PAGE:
and several tricyclic isoxazole derivatives (e.g. LY475776), has also been shown to be
dependent on, or stimulated by, GSH (Loe et al., 2000; Leslie et al., 2003a; Ren et al.,
2001; Mao et al., 2002). Furthermore, MRP1-mediated efflux of GSH potentiates
oxidative stress levels in H69AR-drug selected cells, which can then lead to tumour cell
death by induction of apoptosis (Laberge et al., 2007).
Additionally, MRP1 can protect against the accumulation of endogenous toxins.
Thus, MRP1 can mediate the removal of unconjugated bilirubin from the brain (Rigato et
al., 2004). This is important because high bilirubin levels are toxic to many tissues, and
prolonged exposure (e.g. in newborns with jaundice) can cause irreversible damage
(Chang et al., 2009). Furthermore, although Mrp1 knockout mice are viable and fertile,
they display an impaired inflammatory response, which likely is associated with defective
transport of LTC4 from leukotriene-synthesizing mast cells (Wijnholds et al., 1997).
These in vivo studies corroborate earlier in vitro studies reporting the importance of
MRP1 in mediating LTC4 transport (Leier et al., 1994; Loe et al., 1996).
1.6 Structure of MRP1
Based on both biochemical evidence and protein folding algorithms, it has been
determined that MRP1 is likely comprised of seventeen transmembrane (TM) α-helices
arranged into three MSDs (MSD0, MSD1 and MSD2), and two intracellular NBDs
19
(Figure 1.1) (Bakos et al., 1996; Hipfner et al., 1997). MSD0 contains five TM helices
(TMs 1-5), while MSD1 and MSD2 each contain six TM helices, TMs 6-11 and 12-17,
respectively (Hipfner et al., 1997). As mentioned previously, MRP1 is considered a
‘long’ ABCC transporter (along with MRP2, 3, 6, and 7), due to the presence of MSD0 at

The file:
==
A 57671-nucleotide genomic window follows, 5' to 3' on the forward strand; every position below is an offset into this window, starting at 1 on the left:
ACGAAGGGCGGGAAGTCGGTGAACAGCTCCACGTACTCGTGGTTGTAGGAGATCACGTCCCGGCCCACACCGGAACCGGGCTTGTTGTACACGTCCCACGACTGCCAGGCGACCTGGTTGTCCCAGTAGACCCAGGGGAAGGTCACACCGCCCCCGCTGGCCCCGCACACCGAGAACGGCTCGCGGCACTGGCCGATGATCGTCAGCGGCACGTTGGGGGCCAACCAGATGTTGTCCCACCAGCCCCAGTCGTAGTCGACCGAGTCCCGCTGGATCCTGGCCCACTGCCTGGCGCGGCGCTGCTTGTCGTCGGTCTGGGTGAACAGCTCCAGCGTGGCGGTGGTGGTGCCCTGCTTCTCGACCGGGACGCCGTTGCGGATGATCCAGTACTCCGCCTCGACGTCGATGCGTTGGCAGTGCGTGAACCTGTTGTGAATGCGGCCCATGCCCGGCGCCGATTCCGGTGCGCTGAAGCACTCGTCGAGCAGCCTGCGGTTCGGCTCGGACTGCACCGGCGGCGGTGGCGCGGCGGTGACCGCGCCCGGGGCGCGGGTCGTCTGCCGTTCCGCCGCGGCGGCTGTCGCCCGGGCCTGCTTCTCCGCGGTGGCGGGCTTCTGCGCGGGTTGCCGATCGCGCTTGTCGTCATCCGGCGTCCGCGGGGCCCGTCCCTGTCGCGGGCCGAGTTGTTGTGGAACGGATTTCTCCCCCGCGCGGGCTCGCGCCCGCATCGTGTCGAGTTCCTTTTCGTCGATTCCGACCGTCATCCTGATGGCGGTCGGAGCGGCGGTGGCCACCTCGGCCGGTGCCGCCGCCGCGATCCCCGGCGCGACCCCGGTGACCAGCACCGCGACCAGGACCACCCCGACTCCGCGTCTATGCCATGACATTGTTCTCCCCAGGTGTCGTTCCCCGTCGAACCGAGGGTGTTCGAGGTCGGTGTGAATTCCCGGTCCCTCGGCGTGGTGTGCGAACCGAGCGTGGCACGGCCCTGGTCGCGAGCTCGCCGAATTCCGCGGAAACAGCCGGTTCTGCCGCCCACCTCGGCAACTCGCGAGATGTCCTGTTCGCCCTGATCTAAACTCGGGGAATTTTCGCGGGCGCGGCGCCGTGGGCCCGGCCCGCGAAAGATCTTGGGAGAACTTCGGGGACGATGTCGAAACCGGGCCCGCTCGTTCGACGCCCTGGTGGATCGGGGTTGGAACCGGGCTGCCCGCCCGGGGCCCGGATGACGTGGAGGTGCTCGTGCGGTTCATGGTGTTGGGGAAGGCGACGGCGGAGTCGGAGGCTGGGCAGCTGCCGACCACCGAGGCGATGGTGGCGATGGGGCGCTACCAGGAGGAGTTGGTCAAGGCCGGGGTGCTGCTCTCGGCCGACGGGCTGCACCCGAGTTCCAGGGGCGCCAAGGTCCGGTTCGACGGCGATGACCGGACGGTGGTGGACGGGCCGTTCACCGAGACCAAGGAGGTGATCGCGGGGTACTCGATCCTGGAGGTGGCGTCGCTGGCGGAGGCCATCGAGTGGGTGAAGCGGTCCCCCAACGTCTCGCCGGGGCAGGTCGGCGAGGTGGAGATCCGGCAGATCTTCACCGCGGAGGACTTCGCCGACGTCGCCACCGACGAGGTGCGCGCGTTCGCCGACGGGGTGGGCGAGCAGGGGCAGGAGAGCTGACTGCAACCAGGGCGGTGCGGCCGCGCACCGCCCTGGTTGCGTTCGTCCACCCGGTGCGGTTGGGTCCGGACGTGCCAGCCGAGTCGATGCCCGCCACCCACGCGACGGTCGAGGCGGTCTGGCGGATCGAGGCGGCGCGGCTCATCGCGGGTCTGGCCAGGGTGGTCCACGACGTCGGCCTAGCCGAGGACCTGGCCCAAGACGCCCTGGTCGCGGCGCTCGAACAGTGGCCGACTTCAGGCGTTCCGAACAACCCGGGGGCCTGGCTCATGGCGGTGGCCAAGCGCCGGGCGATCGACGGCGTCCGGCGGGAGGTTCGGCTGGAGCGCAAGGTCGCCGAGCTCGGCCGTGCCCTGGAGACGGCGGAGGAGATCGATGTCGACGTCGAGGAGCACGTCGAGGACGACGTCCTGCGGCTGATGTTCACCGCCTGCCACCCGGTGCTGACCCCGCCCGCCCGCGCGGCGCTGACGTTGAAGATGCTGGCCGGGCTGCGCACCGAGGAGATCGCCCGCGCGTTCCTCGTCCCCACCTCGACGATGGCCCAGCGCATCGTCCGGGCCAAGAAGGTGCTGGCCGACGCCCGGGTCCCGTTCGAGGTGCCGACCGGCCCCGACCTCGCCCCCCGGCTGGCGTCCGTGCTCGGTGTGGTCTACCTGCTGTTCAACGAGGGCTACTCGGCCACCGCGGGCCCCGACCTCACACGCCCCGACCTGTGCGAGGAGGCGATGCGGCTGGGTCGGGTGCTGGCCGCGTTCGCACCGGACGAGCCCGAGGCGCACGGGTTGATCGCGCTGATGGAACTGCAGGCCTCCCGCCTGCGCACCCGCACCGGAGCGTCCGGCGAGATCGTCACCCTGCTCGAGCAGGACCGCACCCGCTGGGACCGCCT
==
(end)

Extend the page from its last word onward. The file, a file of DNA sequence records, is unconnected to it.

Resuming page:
the NH2-proximal end of these transporters (Bakos et al., 1998; Borst et al., 2000).
Current evidence strongly supports a model where MSD1 and MSD2 provide the
translocation pathway for substrates, and the two NBDs form a ‘sandwich’ dimer capable
of binding and hydrolyzing ATP (Figure 1.4) (Higgins et al., 2004).
As mentioned earlier, the function of MSD0 is not entirely understood. Firstly,
this domain (usually defined as amino acids 1-203) does not appear to directly participate
in substrate translocation, since its deletion up to amino acid 203 does not substantially
affect LTC4 transport (Bakos et al., 1998). Some evidence suggests that the linker region
(cytoplasmic loop 3, CL3; residues 208-270) joining MSD0 to MSD1 contains a
redundant trafficking signal, such that when removed, the MSD1-NBD1/MSD2-NBD2
‘core’ is still trafficked to the plasma membrane correctly and retains transport activity,
but when both the CL3 and the COOH-proximal trafficking signals (located within the
COOH-terminal 30 residues) are removed, MRP1 is not expressed on the plasma
membrane (Westlake et al., 2005; Deeley et al., 2006). However, mutations of individual
amino acids in this region do adversely affect the transport of LTC4 (Deeley et al., 2006).
Post-translational modifications of MRP1 include glycosylation and
phosphorylation. MRP1 is glycosylated at Asn19, Asn23, and Asn1006, and this information
was useful in establishing that the NH2 terminus as well as the loop connecting TM12
20
out
in